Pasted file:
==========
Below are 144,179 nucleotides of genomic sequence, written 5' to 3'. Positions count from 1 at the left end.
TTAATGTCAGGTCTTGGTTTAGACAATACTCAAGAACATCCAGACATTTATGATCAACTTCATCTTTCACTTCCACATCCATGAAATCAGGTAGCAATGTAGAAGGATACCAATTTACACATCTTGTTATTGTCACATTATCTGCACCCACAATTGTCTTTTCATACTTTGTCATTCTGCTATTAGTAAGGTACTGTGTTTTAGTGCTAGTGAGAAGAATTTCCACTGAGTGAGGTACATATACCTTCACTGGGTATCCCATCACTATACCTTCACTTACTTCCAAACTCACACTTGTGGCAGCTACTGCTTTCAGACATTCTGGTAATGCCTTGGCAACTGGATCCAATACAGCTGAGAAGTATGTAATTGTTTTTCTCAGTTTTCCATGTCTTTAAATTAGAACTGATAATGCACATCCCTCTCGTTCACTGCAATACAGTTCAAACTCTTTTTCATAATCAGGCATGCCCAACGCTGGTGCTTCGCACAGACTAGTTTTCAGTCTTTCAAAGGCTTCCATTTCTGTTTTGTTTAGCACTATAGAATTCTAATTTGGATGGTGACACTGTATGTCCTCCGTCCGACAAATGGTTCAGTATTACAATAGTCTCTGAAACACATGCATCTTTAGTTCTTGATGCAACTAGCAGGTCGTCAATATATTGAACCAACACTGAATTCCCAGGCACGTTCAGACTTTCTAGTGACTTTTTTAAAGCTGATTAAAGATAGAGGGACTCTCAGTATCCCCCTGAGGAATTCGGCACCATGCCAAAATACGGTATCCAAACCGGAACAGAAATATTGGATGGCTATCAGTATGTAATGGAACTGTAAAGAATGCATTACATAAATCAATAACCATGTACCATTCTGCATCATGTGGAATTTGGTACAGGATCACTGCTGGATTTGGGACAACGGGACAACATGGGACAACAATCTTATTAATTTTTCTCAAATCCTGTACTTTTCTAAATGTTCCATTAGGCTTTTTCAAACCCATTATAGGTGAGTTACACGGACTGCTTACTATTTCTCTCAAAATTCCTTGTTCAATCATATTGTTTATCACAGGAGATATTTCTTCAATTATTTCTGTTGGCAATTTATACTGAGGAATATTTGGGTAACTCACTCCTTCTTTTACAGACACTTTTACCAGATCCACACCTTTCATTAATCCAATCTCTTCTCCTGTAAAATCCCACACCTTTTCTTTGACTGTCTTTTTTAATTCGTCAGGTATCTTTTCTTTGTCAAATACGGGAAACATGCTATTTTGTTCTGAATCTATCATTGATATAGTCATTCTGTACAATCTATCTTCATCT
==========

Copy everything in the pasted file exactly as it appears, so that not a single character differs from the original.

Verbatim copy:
Below are 144,179 nucleotides of genomic sequence, written 5' to 3'. Positions count from 1 at the left end.
TTAATGTCAGGTCTTGGTTTAGACAATACTCAAGAACATCCAGACATTTATGATCAACTTCATCTTTCACTTCCACATCCATGAAATCAGGTAGCAATGTAGAAGGATACCAATTTACACATCTTGTTATTGTCACATTATCTGCACCCACAATTGTCTTTTCATACTTTGTCATTCTGCTATTAGTAAGGTACTGTGTTTTAGTGCTAGTGAGAAGAATTTCCACTGAGTGAGGTACATATACCTTCACTGGGTATCCCATCACTATACCTTCACTTACTTCCAAACTCACACTTGTGGCAGCTACTGCTTTCAGACATTCTGGTAATGCCTTGGCAACTGGATCCAATACAGCTGAGAAGTATGTAATTGTTTTTCTCAGTTTTCCATGTCTTTAAATTAGAACTGATAATGCACATCCCTCTCGTTCACTGCAATACAGTTCAAACTCTTTTTCATAATCAGGCATGCCCAACGCTGGTGCTTCGCACAGACTAGTTTTCAGTCTTTCAAAGGCTTCCATTTCTGTTTTGTTTAGCACTATAGAATTCTAATTTGGATGGTGACACTGTATGTCCTCCGTCCGACAAATGGTTCAGTATTACAATAGTCTCTGAAACACATGCATCTTTAGTTCTTGATGCAACTAGCAGGTCGTCAATATATTGAACCAACACTGAATTCCCAGGCACGTTCAGACTTTCTAGTGACTTTTTTAAAGCTGATTAAAGATAGAGGGACTCTCAGTATCCCCCTGAGGAATTCGGCACCATGCCAAAATACGGTATCCAAACCGGAACAGAAATATTGGATGGCTATCAGTATGTAATGGAACTGTAAAGAATGCATTACATAAATCAATAACCATGTACCATTCTGCATCATGTGGAATTTGGTACAGGATCACTGCTGGATTTGGGACAACGGGACAACATGGGACAACAATCTTATTAATTTTTCTCAAATCCTGTACTTTTCTAAATGTTCCATTAGGCTTTTTCAAACCCATTATAGGTGAGTTACACGGACTGCTTACTATTTCTCTCAAAATTCCTTGTTCAATCATATTGTTTATCACAGGAGATATTTCTTCAATTATTTCTGTTGGCAATTTATACTGAGGAATATTTGGGTAACTCACTCCTTCTTTTACAGACACTTTTACCAGATCCACACCTTTCATTAATCCAATCTCTTCTCCTGTAAAATCCCACACCTTTTCTTTGACTGTCTTTTTTAATTCGTCAGGTATCTTTTCTTTGTCAAATACGGGAAACATGCTATTTTGTTCTGAATCTATCATTGATATAGTCATTCTGTACAATCTATCTTCATCT